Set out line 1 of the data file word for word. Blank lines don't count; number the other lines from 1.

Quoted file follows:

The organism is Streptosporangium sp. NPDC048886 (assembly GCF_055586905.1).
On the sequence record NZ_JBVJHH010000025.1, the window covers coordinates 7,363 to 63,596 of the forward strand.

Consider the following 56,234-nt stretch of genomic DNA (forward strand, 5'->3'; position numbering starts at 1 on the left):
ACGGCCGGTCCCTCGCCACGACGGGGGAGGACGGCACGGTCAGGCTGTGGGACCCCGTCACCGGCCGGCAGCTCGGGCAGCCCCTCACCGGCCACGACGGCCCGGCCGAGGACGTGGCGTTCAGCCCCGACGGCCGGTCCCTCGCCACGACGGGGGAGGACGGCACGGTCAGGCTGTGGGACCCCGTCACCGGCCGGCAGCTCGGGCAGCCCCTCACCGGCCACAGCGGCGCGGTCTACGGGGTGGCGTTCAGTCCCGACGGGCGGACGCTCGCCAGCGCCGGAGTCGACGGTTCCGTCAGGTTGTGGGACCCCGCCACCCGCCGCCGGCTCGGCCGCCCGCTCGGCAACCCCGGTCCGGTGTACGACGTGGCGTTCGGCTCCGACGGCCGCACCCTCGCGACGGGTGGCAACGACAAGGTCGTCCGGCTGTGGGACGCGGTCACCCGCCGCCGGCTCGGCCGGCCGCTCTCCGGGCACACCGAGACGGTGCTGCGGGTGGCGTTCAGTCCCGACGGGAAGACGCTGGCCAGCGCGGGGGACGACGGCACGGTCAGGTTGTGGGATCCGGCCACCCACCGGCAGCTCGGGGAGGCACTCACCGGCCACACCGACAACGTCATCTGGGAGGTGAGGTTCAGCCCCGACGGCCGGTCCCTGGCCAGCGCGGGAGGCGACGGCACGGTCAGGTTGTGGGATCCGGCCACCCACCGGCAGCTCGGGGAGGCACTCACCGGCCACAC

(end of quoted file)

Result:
The organism is Streptosporangium sp. NPDC048886 (assembly GCF_055586905.1).